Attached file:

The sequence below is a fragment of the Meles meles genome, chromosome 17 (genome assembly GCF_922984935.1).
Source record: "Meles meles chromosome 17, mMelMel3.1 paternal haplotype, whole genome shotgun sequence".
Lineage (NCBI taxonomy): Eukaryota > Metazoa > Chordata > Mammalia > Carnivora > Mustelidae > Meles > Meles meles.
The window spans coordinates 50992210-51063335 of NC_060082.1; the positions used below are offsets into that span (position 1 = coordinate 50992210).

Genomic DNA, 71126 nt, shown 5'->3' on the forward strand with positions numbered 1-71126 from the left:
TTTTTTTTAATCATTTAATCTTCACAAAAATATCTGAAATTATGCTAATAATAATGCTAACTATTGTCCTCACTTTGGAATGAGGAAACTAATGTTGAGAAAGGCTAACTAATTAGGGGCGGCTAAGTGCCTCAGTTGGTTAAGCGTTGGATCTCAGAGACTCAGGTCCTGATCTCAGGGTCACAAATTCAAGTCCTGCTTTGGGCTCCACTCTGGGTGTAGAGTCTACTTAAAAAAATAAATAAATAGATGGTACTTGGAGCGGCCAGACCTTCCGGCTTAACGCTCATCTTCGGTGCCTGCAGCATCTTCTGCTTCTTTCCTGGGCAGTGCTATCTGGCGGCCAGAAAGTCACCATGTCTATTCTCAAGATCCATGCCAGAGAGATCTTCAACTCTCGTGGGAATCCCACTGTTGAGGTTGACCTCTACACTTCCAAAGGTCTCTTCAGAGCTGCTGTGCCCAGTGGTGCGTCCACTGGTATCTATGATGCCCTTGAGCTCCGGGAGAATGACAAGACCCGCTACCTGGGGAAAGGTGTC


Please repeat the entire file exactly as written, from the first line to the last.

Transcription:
The sequence below is a fragment of the Meles meles genome, chromosome 17 (genome assembly GCF_922984935.1).
Source record: "Meles meles chromosome 17, mMelMel3.1 paternal haplotype, whole genome shotgun sequence".
Lineage (NCBI taxonomy): Eukaryota > Metazoa > Chordata > Mammalia > Carnivora > Mustelidae > Meles > Meles meles.
The window spans coordinates 50992210-51063335 of NC_060082.1; the positions used below are offsets into that span (position 1 = coordinate 50992210).

Genomic DNA, 71126 nt, shown 5'->3' on the forward strand with positions numbered 1-71126 from the left:
TTTTTTTTAATCATTTAATCTTCACAAAAATATCTGAAATTATGCTAATAATAATGCTAACTATTGTCCTCACTTTGGAATGAGGAAACTAATGTTGAGAAAGGCTAACTAATTAGGGGCGGCTAAGTGCCTCAGTTGGTTAAGCGTTGGATCTCAGAGACTCAGGTCCTGATCTCAGGGTCACAAATTCAAGTCCTGCTTTGGGCTCCACTCTGGGTGTAGAGTCTACTTAAAAAAATAAATAAATAGATGGTACTTGGAGCGGCCAGACCTTCCGGCTTAACGCTCATCTTCGGTGCCTGCAGCATCTTCTGCTTCTTTCCTGGGCAGTGCTATCTGGCGGCCAGAAAGTCACCATGTCTATTCTCAAGATCCATGCCAGAGAGATCTTCAACTCTCGTGGGAATCCCACTGTTGAGGTTGACCTCTACACTTCCAAAGGTCTCTTCAGAGCTGCTGTGCCCAGTGGTGCGTCCACTGGTATCTATGATGCCCTTGAGCTCCGGGAGAATGACAAGACCCGCTACCTGGGGAAAGGTGTC